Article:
Steve Guppy

By Pete H

You can’t always be sure what you’ll get if you sign a veteran pro. But, if they could all turn out like Steve Guppy, we won’t complain. You see, some elder statesmen of the game can turn up down the pyramid for one last hurrah – but not really do all that much. Not too sure why the name Ray Houghton comes to mind there. Odd. But the addition of Guppy was an inspired one by Mark Stimson in August 2006. And he’d go on to make history with us – let alone become a cult classic in Boro’s red and white.

Steve Guppy: Why Is He A Cult Classic?

A week into the 2006-7 Conference National campaign, Stimmo’s reign hadn’t started in a blaze of glory. Both our opening games ended 2-1 to the opposition. So, the new manager took action. In one fell swoop, we snapped up a pair of Steves – Guppy and Morison. The impact soon became apparent. Moro’ brought the goals. We all know that. But Guppy had that class and experience to help Boro’ get into their stride.

Now, we scored 76 league goals that campaign; only champions Dagenham & Redbridge bagged more. Now this is by the by, but our dismal start is probably what cost us a shot at the playoffs (we were eight points shy of Exeter City in fifth).

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Back to the point, however.

Add four FA Cup and 23 FA Trophy goals to our league haul and you’ve got a Boro’ team that bagged more than 100 in total for that season. Guppy himself chipped in with a mere two goals. But, then again, he didn’t come to us with much of a reputation for scoring. Nor did Stimmo really have that role in mind. No. The ex-Leicester winger was here to lay ’em on for the likes of Moro’; to use his deadly left peg and experience to unlock defences.

And he certainly had an impact on a certain young Boro’ winger who was just coming into his stride. In an interview with the Non-League Paper, George Boyd said: “Steve Guppy came in and was absolutely amazing. It was the end of his career when he came, but he was half a yard quicker than anyone upstairs. And he had a wand of a left foot. He just kept putting it on Steve (Morison)’s head, and Steve would score.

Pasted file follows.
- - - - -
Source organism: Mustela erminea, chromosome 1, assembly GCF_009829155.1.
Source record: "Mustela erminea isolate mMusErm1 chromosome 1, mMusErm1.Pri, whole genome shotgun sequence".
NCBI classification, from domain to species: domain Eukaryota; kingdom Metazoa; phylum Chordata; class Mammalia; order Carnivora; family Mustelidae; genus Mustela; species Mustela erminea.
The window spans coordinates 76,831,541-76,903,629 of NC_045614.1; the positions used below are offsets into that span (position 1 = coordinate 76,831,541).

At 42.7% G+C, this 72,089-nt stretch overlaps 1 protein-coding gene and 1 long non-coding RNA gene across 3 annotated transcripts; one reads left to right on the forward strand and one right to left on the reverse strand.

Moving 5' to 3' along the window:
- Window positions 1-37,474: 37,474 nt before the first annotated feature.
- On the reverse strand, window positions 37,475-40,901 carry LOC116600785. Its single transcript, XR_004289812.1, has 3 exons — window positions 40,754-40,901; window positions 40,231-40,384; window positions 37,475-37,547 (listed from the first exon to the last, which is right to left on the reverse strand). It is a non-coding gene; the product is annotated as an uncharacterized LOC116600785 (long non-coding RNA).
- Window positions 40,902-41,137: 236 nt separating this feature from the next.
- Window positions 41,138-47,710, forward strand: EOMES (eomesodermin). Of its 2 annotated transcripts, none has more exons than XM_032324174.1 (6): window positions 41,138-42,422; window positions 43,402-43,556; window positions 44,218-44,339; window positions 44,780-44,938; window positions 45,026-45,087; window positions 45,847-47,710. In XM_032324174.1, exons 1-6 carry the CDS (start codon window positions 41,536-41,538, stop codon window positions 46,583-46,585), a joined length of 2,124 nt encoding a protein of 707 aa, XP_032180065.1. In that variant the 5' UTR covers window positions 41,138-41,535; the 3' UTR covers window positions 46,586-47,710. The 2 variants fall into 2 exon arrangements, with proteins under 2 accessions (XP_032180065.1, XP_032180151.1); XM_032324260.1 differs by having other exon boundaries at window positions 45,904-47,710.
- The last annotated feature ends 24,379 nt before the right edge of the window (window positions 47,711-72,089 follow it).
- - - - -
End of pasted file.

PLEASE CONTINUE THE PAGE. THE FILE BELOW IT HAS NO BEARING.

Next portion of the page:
“We were the last team he played for, but he still loved football. At the time, you think ‘Wow, how does he keep going?’. But, as I’ve got older, it’s an attitude I can completely identify with.”

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One thing that Boydie never managed to do with us, however, was win silverware. Guppy did. It was part circumstance, of course. While our league campaign didn’t go quite as we hoped, the FA Trophy was another story. And, with Jeff Kenna, the winger had the honour of being the first player to turn out at both old and new Wembleys. The story of the final is not one we need to repeat here. But Guppy, though replaced by Craig Dobson during the second half, still ended up on the winning side – picking up a medal for his part in it.

Steve Guppy: Epilogue

“So, let’s see if we can win the final, enjoy the summer and then maybe the summer will go on for a few years. I honestly don’t know what I want to do, and I don’t know what the manager [Mark Stimson] is thinking either. I’m just not looking past the final… It’s always a great buzz to get to a Wembley final, and for players at our level there’s an extra buzz. It’s not something I expected. I came out of retirement to play for Stevenage, to have another year just to enjoy it.”

It’d only be one other year for Guppy. He left that summer; the winger back to the USA to turn out for Rochester Rhinos as player-assistant coach. After one single campaign there, however, he hung up the playing boots and his next move would take him further along the coaching path. He went to Colorado Rapids in 2009; taking up the post of assistant to head coach Gary Smith. Not long after Smith left in late 2011, so too did Guppy.

It was his association with Smith that made people think that Guppy would come back to us in 2012.
Photo: Colorado Rapids/Getty Images

It was this association with Smith that made people think that Guppy would come back to us in 2012. With Smith named new manager, the expectation was that Guppy would take up the role of number two. And maybe that was the intention. Instead, he got a role up at Sunderland in March 2012. If Smith did plan to bring him in as assistant at Boro’, it’s only natural that Guppy opted for perhaps one of the few alternatives that stood out more. By going to the Black Cats, he was working under Martin O’Neill; a boss under whom Guppy had played at three separate clubs: Wycombe Wanderers, Leicester City and Celtic.

Mind you, we did spot Guppy in the away end at Hillsborough during that season.